Winter Care for Native Bees

If you are doing your part for pollinator diversity by raising mason bees, leafcutter bees, or mixed native bee habitats, then take a few extra steps now to ensure the continued health of these important native species:

Mason bees

1) In October, carefully harvest cocoons from nesting blocks or tubes. Inspect for chalkbrood, parasitic wasps.

2) Wash cocoons in cleaning solution of 1/4 tsp. bleach in 1 cup water.  Gently stir and swirl them around for about 2 minutes.

3) Rinse cocoons in water

4) Spread and allow to air dry thoroughly

5) Store in refrigerator for winter.  Storage container must breath.

6) Release in early spring. Place cocoons on top of or right next to fresh nesting tubes or blocks.

Leafcutter bees

1) Remove nesting blocks or tubes from bee house in October.

2) Store in cool to warm, dry location.  Protect from bugs and rodents.

3) In late April or early May, harvest cocoons carefully.  They will still need 3 to 6 weeks incubation time, but should be emerging as the summer garden begins to flower and temperatures become consistently warm – mid to late June. Do not wash.

4) Incubate cocoons in a breathable bag or box at room temperature (or somewhat warmer).  Time to emergence will vary – usually about 6 weeks at typical household temperatures, a little faster in a warm location and a little slower in a cool room.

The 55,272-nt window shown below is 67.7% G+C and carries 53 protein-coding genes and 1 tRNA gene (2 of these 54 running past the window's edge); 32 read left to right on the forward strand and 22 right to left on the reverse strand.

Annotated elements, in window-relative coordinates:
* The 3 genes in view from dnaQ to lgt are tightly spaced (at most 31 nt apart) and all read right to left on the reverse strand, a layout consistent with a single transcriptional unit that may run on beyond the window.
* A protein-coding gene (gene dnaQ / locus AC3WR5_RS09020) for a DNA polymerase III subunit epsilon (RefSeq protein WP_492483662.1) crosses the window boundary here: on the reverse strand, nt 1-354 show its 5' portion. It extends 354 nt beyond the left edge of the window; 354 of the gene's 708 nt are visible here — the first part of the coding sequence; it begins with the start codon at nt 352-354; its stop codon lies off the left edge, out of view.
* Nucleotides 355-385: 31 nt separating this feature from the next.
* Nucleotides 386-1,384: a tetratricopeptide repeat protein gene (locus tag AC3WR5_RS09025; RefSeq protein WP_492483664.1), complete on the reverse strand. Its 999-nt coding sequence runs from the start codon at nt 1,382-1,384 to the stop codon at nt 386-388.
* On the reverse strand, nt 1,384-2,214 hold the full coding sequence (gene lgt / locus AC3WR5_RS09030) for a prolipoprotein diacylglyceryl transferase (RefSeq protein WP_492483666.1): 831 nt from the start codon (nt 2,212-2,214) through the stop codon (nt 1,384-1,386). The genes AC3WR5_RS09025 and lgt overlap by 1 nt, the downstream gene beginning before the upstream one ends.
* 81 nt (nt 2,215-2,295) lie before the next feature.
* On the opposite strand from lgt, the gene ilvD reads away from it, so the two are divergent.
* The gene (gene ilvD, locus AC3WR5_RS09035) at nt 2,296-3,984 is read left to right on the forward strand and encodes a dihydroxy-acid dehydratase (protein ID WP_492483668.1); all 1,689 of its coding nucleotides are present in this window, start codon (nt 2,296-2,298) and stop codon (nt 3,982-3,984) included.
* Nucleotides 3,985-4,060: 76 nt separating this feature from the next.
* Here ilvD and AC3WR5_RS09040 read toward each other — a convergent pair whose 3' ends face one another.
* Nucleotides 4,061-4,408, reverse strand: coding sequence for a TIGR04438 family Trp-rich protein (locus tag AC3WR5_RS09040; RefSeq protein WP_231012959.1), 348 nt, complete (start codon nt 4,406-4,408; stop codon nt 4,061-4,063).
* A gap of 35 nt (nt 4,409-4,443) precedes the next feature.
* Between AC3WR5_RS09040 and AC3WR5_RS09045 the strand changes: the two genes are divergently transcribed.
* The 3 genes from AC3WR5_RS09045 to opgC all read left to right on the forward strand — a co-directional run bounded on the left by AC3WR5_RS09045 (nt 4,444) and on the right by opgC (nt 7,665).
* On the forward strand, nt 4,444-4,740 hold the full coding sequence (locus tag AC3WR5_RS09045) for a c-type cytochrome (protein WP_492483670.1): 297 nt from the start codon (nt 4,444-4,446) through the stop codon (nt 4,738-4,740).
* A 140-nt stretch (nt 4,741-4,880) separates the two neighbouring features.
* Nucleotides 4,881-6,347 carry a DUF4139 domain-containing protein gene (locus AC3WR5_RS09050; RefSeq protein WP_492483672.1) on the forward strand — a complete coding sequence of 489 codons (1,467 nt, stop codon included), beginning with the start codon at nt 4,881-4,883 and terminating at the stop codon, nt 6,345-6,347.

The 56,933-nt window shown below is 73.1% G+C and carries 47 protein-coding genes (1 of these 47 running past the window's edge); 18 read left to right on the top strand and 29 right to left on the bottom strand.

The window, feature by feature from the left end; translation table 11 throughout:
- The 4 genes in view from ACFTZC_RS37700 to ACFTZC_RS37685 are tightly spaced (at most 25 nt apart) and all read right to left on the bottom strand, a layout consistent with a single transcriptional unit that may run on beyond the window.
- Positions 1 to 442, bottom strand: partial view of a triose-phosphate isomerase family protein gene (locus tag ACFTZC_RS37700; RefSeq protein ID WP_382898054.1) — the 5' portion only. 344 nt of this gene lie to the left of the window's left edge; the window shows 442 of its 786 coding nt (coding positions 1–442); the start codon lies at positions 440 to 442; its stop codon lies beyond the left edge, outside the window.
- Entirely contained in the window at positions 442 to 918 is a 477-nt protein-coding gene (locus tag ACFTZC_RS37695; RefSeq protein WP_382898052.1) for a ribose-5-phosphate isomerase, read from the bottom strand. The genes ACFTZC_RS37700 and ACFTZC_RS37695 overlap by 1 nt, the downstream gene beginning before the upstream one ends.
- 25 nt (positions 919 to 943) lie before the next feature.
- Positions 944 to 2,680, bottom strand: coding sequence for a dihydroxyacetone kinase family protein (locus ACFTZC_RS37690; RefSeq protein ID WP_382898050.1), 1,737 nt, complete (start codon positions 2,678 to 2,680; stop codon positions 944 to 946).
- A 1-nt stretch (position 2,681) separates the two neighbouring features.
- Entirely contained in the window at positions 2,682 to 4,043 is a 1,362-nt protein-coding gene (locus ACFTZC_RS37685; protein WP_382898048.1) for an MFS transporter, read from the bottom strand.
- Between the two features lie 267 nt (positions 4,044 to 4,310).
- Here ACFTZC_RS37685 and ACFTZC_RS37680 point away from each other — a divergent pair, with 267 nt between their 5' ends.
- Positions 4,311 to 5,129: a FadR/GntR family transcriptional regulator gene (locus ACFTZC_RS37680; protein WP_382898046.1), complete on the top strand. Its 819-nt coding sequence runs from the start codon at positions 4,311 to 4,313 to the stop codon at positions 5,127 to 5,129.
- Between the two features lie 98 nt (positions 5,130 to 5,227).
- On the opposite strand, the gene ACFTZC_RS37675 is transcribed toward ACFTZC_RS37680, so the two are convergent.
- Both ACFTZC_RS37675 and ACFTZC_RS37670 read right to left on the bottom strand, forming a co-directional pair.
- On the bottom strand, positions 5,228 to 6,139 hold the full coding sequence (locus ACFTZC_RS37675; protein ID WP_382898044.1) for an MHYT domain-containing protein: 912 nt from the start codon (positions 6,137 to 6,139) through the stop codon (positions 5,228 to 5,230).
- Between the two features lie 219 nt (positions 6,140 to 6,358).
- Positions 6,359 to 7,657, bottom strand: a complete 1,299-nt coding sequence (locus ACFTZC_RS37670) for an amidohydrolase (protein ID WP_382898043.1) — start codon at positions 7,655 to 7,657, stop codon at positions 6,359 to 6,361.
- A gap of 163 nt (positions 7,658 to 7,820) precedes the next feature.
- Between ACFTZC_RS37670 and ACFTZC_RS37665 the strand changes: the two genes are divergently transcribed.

5) Check for tiny parasitic wasps between day 6 and day 14.  Remove and dispose of any you find.

6) Check regularly starting in the third week – emergence can start as soon as day 21, but is usually quite a bit later.

7)  As the first bees emerge, move all cocoons out. Release them next to fresh nesting tubes or blocks.  If you are also raising mason bees in the area, pull any full mason bee tubes to store warm and dry, protected from bugs and rodents.

Mixed Native Pollinator Houses

1)  In October, remove nesting materials.  Store in cool and dry place. Protect from bugs and rodents.

2)  Collect and prepare fresh nesting materials for next year.  Store dry.

3)  Put last year’s nesting materials out to release in March.  Place in a box with holes large enough to allow bees to leave as they hatch (water resistant is a good idea), so old nesting material is not re-used as they return to start laying eggs.  Place new nesting materials out in bee house for them to find.

4)  With a diverse pollinator population, bee emergence can happen from March to late July.  Leave bee release box out as long as possible.